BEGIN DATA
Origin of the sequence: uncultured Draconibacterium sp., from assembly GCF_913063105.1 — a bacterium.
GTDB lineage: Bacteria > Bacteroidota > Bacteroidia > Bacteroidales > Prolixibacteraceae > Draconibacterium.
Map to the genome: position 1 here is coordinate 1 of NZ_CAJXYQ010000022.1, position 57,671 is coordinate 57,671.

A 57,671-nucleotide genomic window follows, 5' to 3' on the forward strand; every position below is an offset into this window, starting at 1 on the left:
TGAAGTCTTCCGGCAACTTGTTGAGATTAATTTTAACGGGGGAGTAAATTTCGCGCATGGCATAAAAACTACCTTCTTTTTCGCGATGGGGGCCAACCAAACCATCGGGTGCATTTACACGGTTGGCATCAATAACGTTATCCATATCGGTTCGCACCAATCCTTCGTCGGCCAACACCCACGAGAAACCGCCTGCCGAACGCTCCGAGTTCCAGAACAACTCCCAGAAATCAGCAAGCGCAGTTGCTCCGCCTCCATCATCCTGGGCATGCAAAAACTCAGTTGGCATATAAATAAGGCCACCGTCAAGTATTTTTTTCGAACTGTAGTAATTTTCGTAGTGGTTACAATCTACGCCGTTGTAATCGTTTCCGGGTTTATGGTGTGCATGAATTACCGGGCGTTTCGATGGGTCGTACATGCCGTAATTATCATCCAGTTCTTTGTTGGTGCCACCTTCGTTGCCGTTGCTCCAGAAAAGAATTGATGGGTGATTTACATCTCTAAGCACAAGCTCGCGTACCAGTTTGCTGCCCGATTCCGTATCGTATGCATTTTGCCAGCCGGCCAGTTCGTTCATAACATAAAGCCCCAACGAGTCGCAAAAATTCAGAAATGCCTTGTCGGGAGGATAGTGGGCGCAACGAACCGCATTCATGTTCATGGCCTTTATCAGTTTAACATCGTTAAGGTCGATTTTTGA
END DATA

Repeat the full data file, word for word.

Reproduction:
Origin of the sequence: uncultured Draconibacterium sp., from assembly GCF_913063105.1 — a bacterium.
GTDB lineage: Bacteria > Bacteroidota > Bacteroidia > Bacteroidales > Prolixibacteraceae > Draconibacterium.
Map to the genome: position 1 here is coordinate 1 of NZ_CAJXYQ010000022.1, position 57,671 is coordinate 57,671.

A 57,671-nucleotide genomic window follows, 5' to 3' on the forward strand; every position below is an offset into this window, starting at 1 on the left:
TGAAGTCTTCCGGCAACTTGTTGAGATTAATTTTAACGGGGGAGTAAATTTCGCGCATGGCATAAAAACTACCTTCTTTTTCGCGATGGGGGCCAACCAAACCATCGGGTGCATTTACACGGTTGGCATCAATAACGTTATCCATATCGGTTCGCACCAATCCTTCGTCGGCCAACACCCACGAGAAACCGCCTGCCGAACGCTCCGAGTTCCAGAACAACTCCCAGAAATCAGCAAGCGCAGTTGCTCCGCCTCCATCATCCTGGGCATGCAAAAACTCAGTTGGCATATAAATAAGGCCACCGTCAAGTATTTTTTTCGAACTGTAGTAATTTTCGTAGTGGTTACAATCTACGCCGTTGTAATCGTTTCCGGGTTTATGGTGTGCATGAATTACCGGGCGTTTCGATGGGTCGTACATGCCGTAATTATCATCCAGTTCTTTGTTGGTGCCACCTTCGTTGCCGTTGCTCCAGAAAAGAATTGATGGGTGATTTACATCTCTAAGCACAAGCTCGCGTACCAGTTTGCTGCCCGATTCCGTATCGTATGCATTTTGCCAGCCGGCCAGTTCGTTCATAACATAAAGCCCCAACGAGTCGCAAAAATTCAGAAATGCCTTGTCGGGAGGATAGTGGGCGCAACGAACCGCATTCATGTTCATGGCCTTTATCAGTTTAACATCGTTAAGGTCGATTTTTGA